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North Yorks Enquirer


June 15, 2016 Letters

A Letter to the Editor from Connie PEACH of Whitby, offering an opinion on the Enquirer’s policy of scrutinising local Councils.


Dear Editor,

Having read many of the reports available on the Real Whitby and North Yorks Enquirer websites, I decided to go out of my way to make the acquaintance of citizen investigative journalist Nigel Ward, in order to form my own opinion of the man who members of the public regard as a committed champion of the public interest – but many councillors regard as the devil incarnate.

I would like to share my experiences of my travels visiting parish and town councils, accompanied by Nigel Ward. We have travelled together to numerous town and parish council meetings. The hope? To attend a meeting of a council that displays qualities and abilities I once believed were necessary to do the job. I thought councillors would be knowledgeable, know how the system works, be ethical in their decision making process, have a level of empathy to listen to the public they represent, to have respect for the public and each other. From as far apart as Hinderwell on the borders of Cleveland down to Pocklington in the heart of the Yorkshire Wolds.

One of my worst experiences was attending a parish council in the East Riding. It appeared that a pre-organised lynch mob, minus the pitch forks but with a hypothetical noose, had been prepared for a one of the parish councillors. The council had also drafted in a gentleman from ERNLLCA – the Local Council Association. The berating of the councillor that ensued was beyond public decency, an appalling display of bullying devoid of any substantive evidence/fact. If it had not been for Nigel, a voice of reason, advising me to stay calm and not to lower myself I may have shared my thoughts in some choice words to the council.  The victimised councillor’s wrong doing? He asked questions, he wanted the council to follow procedure, he wanted to enhance safety around the community, to do things right in the best interests of all within the parish.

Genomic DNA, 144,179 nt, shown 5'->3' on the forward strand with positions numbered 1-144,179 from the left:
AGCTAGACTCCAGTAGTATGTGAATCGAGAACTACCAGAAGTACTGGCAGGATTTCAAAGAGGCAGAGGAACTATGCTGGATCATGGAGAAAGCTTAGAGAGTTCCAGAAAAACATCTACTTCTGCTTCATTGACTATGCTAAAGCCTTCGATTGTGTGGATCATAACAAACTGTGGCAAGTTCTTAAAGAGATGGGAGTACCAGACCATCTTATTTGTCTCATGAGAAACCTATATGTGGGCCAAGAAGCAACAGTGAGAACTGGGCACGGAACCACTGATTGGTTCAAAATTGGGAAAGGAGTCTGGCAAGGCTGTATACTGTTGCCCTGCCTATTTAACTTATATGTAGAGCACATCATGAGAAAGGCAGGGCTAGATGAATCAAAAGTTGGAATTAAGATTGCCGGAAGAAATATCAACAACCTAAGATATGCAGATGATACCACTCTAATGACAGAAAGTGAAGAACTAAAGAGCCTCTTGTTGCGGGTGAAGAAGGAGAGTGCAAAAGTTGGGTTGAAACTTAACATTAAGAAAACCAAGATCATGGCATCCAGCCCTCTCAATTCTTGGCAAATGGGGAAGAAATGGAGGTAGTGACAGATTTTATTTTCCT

At times It makes me question who do they think they are? I would have liked to say:

“Councillors, you are public figures, you are servants and the voice of the people, you may give up your time for free but then why undertake the role if you are not prepared to commit to it and to be open, honest and develop? Many of you are not elected, as with Whitby Town Council, where there is only one councillor with a mandate, voted in by the public. Unchallenged and unchallengeable? No, you are a tier of local government, you are spending our money, you are accountable to the people and you are there to represent us – not your own personal agendas or grievances.”

Attitudes need to change; the public is not the council’s enemy.

When questioned, or an error is pointed out, instead of insisting the council are correct, maybe one day a council will turn around and say “We didn’t realise that. We’ll look into it” or “Thank you for bringing that to our attention. We may have made an error and we will look at correcting it and ensure it never happens again”.

Unfortunately, to date, this has not been my experience. Nigel and I have attended many meetings. He always conducts himself in a respectful and polite manner, offering clear concise and correct information. The councils I have filmed and attended appear not to have the same level of respect, not just for Nigel but the general public as a whole, at times being abrupt, disregarding information given and just being openly rude and indignant.

If change cannot occur at this low level, then how can we ever think change can happen at Borough or National levels? It is so easy to label those that question as troublemakers. Not a label I would give to Nigel and it is not what makes me attend these meetings. On the contrary, there is no malicious intent. There is the desire to see things done right, for councillors to do their job properly. We are ever the optimists, one day the hope is that we stumble across a good council. At times I’ve felt “What’s the point?”, but why should public figures be left unchallenged?

I’m not at all suggesting that the Councils are corrupt or manipulating the system for their own benefit, but my curiosity is heightened when met with those that become defensive or close ranks when questioned. In my experience, that behaviour demonstrates that there is something to hide or they know what they are doing is not quiet right. There is nothing wrong with admitting you may have been wrong, and it is actually an admirable quality. Sadly not a quality I’ve met in a parish or town council… yet.

I would encourage more people to take an interest. At times it can be more entertaining than a Christmas special of Coronation Street. There is in-fighting between the councillors, backstabbing, name calling, walkouts, jokes, rudeness, arrogance, procedural improprieties and sometimes something a little more sinister. You don’t have to be clever, or know what’s going on, all you need is a recorder, the internet and to not always believe everything you’ve been told.

Well done, Enquirer – keep up the good work.

Yours, etc.


Connie PEACH, Newholm. 13th June 2016.

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